Over the years, the Syracuse University Literacy Corps, a reciprocal learning experience in which SU students gain first-hand experience working as tutors in area schools, has been a key player in our area schools. The SU Literacy Corps also coordinates local efforts with First Book.

The LCOC also helped the Mayor of Syracuse, Stephanie Miner, with the celebration of the third annual Mayor Miner’s All Stars Summer Reading Challenge. Students who enrolled in the city school district’s Say Yes summer school program at eight elementary schools competed for the most minutes spent reading during camp. It was fun, it encouraged reading, it connected our Mayor and children of the city in a robust summer experience.

Community Data Sharing:

An unprecedented Community Data Sharing model centered on kindergarten readiness and school success was recently launched by the Literacy Coalition with funding from the American Sociological Association’s Sydney S. Spivak program in Applied Social Research and Social Policy Community Action Research Award. This project is a real team effort with local partners: governments, higher education institutions, Say Yes to Education and the Syracuse City School District. During our first session, each of the Data Providers offered guided “tours” of their databases and the types of data stored within them. After a lunch presentation by the Children's Institute of Rochester, a networking session was held to share ideas for collaborative evaluation and specific research questions to pursue. Subsequent meetings and discussions through the LCOC Measurement Action Team are on-going. Stay tuned, much more to come!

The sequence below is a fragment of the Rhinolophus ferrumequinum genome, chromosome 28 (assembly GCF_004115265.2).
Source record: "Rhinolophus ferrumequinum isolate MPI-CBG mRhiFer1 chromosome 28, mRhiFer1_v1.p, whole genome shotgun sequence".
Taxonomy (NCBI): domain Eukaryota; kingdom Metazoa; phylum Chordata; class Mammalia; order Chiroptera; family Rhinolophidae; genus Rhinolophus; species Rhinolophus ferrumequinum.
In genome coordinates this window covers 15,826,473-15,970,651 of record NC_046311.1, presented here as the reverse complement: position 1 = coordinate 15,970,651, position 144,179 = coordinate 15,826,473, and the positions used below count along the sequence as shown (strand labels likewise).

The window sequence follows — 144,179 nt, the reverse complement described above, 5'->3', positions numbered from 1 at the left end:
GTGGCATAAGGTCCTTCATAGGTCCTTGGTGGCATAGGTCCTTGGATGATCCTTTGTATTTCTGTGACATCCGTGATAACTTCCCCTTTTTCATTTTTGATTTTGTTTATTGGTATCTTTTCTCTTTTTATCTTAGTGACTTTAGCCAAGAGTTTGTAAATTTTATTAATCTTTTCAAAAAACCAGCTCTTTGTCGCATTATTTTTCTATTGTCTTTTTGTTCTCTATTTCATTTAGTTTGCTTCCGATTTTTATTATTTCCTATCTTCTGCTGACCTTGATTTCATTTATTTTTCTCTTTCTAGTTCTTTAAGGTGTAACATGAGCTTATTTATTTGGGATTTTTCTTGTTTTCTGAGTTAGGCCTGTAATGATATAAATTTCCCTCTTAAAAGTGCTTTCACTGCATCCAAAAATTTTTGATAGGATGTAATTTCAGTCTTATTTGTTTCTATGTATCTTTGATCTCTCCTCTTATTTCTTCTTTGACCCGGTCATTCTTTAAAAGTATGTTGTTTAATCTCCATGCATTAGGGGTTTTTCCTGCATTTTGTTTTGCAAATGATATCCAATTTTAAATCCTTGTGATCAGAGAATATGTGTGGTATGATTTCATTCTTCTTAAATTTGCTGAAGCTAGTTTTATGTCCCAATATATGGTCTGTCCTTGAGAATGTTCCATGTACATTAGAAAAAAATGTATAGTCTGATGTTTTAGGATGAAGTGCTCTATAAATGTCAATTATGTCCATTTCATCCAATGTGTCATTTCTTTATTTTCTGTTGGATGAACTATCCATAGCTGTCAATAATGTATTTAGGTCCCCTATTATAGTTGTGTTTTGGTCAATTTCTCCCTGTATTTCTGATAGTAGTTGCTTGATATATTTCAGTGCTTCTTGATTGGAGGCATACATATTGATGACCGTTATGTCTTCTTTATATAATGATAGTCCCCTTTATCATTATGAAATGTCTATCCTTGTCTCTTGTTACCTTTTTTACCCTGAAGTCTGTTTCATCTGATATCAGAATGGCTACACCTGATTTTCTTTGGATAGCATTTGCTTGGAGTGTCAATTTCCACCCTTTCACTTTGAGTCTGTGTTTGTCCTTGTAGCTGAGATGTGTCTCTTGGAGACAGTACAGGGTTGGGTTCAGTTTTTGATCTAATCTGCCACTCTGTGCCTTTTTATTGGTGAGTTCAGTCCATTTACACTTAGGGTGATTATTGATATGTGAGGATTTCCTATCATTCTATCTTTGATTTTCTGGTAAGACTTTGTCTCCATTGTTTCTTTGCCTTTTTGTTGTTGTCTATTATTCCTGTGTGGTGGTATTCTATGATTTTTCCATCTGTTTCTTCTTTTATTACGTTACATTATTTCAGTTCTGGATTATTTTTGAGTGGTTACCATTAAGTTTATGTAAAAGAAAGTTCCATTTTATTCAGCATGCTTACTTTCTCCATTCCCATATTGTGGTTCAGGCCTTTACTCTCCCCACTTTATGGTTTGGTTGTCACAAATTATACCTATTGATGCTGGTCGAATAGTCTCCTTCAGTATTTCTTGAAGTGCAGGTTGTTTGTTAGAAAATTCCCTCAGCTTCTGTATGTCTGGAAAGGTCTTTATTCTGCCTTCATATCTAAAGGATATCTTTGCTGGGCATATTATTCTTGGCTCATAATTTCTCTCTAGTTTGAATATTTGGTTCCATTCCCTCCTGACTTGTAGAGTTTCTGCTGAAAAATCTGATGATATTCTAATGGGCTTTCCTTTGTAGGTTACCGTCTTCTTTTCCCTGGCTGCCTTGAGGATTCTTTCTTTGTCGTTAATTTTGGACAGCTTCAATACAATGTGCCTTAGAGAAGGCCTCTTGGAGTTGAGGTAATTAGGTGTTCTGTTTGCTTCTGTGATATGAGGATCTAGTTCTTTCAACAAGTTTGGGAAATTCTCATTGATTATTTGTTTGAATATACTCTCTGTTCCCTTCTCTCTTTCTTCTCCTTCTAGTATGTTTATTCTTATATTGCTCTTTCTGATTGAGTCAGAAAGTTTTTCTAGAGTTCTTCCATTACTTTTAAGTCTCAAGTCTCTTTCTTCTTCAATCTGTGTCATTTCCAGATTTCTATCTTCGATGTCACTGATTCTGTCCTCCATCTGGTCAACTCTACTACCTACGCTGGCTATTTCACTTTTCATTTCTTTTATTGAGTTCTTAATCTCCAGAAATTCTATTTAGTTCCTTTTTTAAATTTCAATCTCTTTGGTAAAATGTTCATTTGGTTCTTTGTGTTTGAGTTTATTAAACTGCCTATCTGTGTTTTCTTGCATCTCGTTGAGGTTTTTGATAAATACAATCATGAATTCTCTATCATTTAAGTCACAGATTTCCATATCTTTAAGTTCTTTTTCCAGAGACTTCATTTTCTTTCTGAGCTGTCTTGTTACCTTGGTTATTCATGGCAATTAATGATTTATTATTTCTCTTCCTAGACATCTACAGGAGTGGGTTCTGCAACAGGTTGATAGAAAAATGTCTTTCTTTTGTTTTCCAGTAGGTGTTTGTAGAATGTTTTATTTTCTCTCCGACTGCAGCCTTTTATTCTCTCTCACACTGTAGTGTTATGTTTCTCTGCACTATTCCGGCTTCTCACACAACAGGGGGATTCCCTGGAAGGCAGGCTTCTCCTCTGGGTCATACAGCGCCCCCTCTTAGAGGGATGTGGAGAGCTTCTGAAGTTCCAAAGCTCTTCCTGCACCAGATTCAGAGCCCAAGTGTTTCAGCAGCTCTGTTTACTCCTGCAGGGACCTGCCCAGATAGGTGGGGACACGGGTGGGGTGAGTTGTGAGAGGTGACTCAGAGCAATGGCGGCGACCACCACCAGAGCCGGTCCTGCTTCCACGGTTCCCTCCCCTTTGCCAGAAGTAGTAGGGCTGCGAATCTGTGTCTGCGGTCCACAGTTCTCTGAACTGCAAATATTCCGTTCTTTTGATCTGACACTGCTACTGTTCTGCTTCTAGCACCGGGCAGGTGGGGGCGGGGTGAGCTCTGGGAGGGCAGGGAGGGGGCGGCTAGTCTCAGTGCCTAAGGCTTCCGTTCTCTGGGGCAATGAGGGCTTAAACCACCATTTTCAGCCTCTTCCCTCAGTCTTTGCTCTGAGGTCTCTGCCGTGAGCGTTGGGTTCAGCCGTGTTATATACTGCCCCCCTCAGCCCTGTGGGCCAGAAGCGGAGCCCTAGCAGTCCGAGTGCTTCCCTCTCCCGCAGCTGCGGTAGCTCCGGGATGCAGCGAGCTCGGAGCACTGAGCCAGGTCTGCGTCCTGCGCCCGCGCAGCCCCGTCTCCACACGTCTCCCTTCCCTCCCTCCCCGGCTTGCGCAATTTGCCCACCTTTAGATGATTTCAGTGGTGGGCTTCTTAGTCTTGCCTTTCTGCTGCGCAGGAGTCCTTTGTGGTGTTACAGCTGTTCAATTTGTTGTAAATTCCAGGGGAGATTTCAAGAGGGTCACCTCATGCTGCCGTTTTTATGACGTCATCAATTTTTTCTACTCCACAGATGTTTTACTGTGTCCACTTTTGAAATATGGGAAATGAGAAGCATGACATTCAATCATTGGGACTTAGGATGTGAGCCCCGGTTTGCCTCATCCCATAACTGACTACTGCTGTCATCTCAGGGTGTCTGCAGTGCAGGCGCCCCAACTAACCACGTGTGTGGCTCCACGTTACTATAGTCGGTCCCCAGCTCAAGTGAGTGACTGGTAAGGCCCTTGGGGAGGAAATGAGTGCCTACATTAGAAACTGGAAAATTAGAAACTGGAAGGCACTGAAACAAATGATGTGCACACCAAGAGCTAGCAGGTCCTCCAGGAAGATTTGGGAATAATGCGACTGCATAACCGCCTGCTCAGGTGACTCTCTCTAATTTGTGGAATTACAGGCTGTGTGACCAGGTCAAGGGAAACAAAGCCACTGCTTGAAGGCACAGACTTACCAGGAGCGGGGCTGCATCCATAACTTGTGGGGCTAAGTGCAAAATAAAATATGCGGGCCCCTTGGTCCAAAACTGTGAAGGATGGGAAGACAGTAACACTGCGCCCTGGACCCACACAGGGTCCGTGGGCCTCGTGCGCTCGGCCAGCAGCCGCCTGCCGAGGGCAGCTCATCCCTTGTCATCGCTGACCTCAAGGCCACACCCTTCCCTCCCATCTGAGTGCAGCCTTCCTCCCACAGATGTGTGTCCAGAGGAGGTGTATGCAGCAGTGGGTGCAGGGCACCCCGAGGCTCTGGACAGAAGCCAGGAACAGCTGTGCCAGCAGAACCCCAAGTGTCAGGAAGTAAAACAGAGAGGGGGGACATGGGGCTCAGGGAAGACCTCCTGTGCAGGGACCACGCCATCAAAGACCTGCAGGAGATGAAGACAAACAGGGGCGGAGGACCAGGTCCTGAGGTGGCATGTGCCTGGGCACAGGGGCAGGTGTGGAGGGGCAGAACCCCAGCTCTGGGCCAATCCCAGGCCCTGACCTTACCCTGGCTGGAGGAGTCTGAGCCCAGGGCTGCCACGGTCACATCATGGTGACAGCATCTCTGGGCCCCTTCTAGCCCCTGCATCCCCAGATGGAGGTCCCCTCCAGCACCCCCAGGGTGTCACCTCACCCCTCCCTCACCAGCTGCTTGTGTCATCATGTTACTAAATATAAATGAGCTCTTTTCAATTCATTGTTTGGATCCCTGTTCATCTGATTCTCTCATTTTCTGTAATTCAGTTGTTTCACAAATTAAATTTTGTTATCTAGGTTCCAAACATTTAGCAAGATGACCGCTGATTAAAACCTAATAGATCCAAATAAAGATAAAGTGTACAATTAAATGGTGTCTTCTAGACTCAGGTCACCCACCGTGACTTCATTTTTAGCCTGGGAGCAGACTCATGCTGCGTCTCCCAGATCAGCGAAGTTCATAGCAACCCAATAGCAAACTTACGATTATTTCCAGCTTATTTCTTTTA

Our Next Chapter:

Going forward, we are targeted, ready and realistic about the challenges before us. Our planning and work toward 100% Literacy through 100% Community Engagement has now taken root in Syracuse and Onondaga County. We truly believe the Campaign for Grade-Level Reading has re-energized our efforts and provided a much needed framework for community engagement. We very much appreciate the assistance of the Network Communities Support Center and, in particular, value the support and guidance of Kimberly Scott from Literacy Powerline. Ultimately, as we continue to develop and implement our solutions to school readiness, chronic absence and summer learning loss, we look within our community and our partners as well as to the leadership of the Campaign for Grade-Level Reading to help us learn how to use our community resources wisely, seek new resources to grow our efforts and strengthen our connections with the business community.


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Comments

  • Some great work here - thanks for sharing.

    - Betsy Rubiner, the GLR Campaign's community manager